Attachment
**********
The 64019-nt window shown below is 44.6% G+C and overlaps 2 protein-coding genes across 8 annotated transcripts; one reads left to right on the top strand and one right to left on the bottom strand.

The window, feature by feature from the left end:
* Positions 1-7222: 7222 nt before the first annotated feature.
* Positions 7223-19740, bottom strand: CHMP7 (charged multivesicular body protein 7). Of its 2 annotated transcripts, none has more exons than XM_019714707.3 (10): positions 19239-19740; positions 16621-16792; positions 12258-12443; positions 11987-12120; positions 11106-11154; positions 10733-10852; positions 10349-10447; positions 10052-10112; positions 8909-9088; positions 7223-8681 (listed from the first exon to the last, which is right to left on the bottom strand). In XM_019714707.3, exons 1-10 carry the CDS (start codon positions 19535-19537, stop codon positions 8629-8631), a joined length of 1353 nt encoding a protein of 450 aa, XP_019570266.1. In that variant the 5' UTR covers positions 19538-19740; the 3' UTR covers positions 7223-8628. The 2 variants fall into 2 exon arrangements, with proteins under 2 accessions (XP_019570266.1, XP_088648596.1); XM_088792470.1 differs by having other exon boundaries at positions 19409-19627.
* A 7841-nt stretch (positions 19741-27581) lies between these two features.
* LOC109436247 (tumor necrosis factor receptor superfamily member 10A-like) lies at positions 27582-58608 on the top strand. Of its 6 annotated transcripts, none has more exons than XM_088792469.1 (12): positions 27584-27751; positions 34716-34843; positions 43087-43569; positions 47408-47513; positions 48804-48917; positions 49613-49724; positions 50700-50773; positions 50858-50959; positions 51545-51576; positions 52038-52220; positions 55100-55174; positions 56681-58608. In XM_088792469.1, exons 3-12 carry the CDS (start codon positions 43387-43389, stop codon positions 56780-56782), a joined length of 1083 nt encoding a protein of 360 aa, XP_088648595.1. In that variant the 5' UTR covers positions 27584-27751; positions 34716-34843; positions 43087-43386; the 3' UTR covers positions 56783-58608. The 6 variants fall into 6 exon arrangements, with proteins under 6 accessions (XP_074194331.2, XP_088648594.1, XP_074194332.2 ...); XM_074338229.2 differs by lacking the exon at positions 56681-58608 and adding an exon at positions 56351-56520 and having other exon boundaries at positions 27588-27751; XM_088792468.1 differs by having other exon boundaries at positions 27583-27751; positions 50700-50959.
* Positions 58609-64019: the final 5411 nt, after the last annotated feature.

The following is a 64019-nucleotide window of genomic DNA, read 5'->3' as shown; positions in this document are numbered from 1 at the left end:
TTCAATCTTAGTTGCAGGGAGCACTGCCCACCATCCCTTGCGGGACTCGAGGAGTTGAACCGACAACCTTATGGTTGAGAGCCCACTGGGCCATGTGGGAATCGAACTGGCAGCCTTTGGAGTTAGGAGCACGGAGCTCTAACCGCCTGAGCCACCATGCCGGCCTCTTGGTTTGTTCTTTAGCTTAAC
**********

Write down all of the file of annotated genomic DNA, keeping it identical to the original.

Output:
The 64019-nt window shown below is 44.6% G+C and overlaps 2 protein-coding genes across 8 annotated transcripts; one reads left to right on the top strand and one right to left on the bottom strand.

The window, feature by feature from the left end:
* Positions 1-7222: 7222 nt before the first annotated feature.
* Positions 7223-19740, bottom strand: CHMP7 (charged multivesicular body protein 7). Of its 2 annotated transcripts, none has more exons than XM_019714707.3 (10): positions 19239-19740; positions 16621-16792; positions 12258-12443; positions 11987-12120; positions 11106-11154; positions 10733-10852; positions 10349-10447; positions 10052-10112; positions 8909-9088; positions 7223-8681 (listed from the first exon to the last, which is right to left on the bottom strand). In XM_019714707.3, exons 1-10 carry the CDS (start codon positions 19535-19537, stop codon positions 8629-8631), a joined length of 1353 nt encoding a protein of 450 aa, XP_019570266.1. In that variant the 5' UTR covers positions 19538-19740; the 3' UTR covers positions 7223-8628. The 2 variants fall into 2 exon arrangements, with proteins under 2 accessions (XP_019570266.1, XP_088648596.1); XM_088792470.1 differs by having other exon boundaries at positions 19409-19627.
* A 7841-nt stretch (positions 19741-27581) lies between these two features.
* LOC109436247 (tumor necrosis factor receptor superfamily member 10A-like) lies at positions 27582-58608 on the top strand. Of its 6 annotated transcripts, none has more exons than XM_088792469.1 (12): positions 27584-27751; positions 34716-34843; positions 43087-43569; positions 47408-47513; positions 48804-48917; positions 49613-49724; positions 50700-50773; positions 50858-50959; positions 51545-51576; positions 52038-52220; positions 55100-55174; positions 56681-58608. In XM_088792469.1, exons 3-12 carry the CDS (start codon positions 43387-43389, stop codon positions 56780-56782), a joined length of 1083 nt encoding a protein of 360 aa, XP_088648595.1. In that variant the 5' UTR covers positions 27584-27751; positions 34716-34843; positions 43087-43386; the 3' UTR covers positions 56783-58608. The 6 variants fall into 6 exon arrangements, with proteins under 6 accessions (XP_074194331.2, XP_088648594.1, XP_074194332.2 ...); XM_074338229.2 differs by lacking the exon at positions 56681-58608 and adding an exon at positions 56351-56520 and having other exon boundaries at positions 27588-27751; XM_088792468.1 differs by having other exon boundaries at positions 27583-27751; positions 50700-50959.
* Positions 58609-64019: the final 5411 nt, after the last annotated feature.

The following is a 64019-nucleotide window of genomic DNA, read 5'->3' as shown; positions in this document are numbered from 1 at the left end:
TTCAATCTTAGTTGCAGGGAGCACTGCCCACCATCCCTTGCGGGACTCGAGGAGTTGAACCGACAACCTTATGGTTGAGAGCCCACTGGGCCATGTGGGAATCGAACTGGCAGCCTTTGGAGTTAGGAGCACGGAGCTCTAACCGCCTGAGCCACCATGCCGGCCTCTTGGTTTGTTCTTTAGCTTAAC